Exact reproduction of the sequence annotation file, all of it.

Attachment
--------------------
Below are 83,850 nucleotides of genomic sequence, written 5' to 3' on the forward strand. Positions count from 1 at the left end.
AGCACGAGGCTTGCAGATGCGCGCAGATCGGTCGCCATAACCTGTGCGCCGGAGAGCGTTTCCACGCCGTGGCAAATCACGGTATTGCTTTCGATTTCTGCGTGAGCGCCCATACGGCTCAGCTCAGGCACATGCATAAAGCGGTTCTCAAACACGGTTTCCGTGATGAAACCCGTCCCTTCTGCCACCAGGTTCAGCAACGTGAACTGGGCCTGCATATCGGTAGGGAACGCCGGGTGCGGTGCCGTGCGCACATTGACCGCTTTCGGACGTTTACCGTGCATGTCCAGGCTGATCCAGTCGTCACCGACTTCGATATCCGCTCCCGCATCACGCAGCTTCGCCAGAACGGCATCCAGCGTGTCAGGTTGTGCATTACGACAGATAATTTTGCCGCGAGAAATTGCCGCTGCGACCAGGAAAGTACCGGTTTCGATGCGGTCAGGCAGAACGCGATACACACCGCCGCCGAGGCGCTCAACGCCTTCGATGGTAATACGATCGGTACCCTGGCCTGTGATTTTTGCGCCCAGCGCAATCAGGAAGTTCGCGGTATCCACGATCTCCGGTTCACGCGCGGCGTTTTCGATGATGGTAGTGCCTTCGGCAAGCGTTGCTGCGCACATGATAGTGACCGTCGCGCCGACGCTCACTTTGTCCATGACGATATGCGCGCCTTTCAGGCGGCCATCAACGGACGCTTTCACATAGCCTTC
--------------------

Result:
Below are 83,850 nucleotides of genomic sequence, written 5' to 3' on the forward strand. Positions count from 1 at the left end.
AGCACGAGGCTTGCAGATGCGCGCAGATCGGTCGCCATAACCTGTGCGCCGGAGAGCGTTTCCACGCCGTGGCAAATCACGGTATTGCTTTCGATTTCTGCGTGAGCGCCCATACGGCTCAGCTCAGGCACATGCATAAAGCGGTTCTCAAACACGGTTTCCGTGATGAAACCCGTCCCTTCTGCCACCAGGTTCAGCAACGTGAACTGGGCCTGCATATCGGTAGGGAACGCCGGGTGCGGTGCCGTGCGCACATTGACCGCTTTCGGACGTTTACCGTGCATGTCCAGGCTGATCCAGTCGTCACCGACTTCGATATCCGCTCCCGCATCACGCAGCTTCGCCAGAACGGCATCCAGCGTGTCAGGTTGTGCATTACGACAGATAATTTTGCCGCGAGAAATTGCCGCTGCGACCAGGAAAGTACCGGTTTCGATGCGGTCAGGCAGAACGCGATACACACCGCCGCCGAGGCGCTCAACGCCTTCGATGGTAATACGATCGGTACCCTGGCCTGTGATTTTTGCGCCCAGCGCAATCAGGAAGTTCGCGGTATCCACGATCTCCGGTTCACGCGCGGCGTTTTCGATGATGGTAGTGCCTTCGGCAAGCGTTGCTGCGCACATGATAGTGACCGTCGCGCCGACGCTCACTTTGTCCATGACGATATGCGCGCCTTTCAGGCGGCCATCAACGGACGCTTTCACATAGCCTTC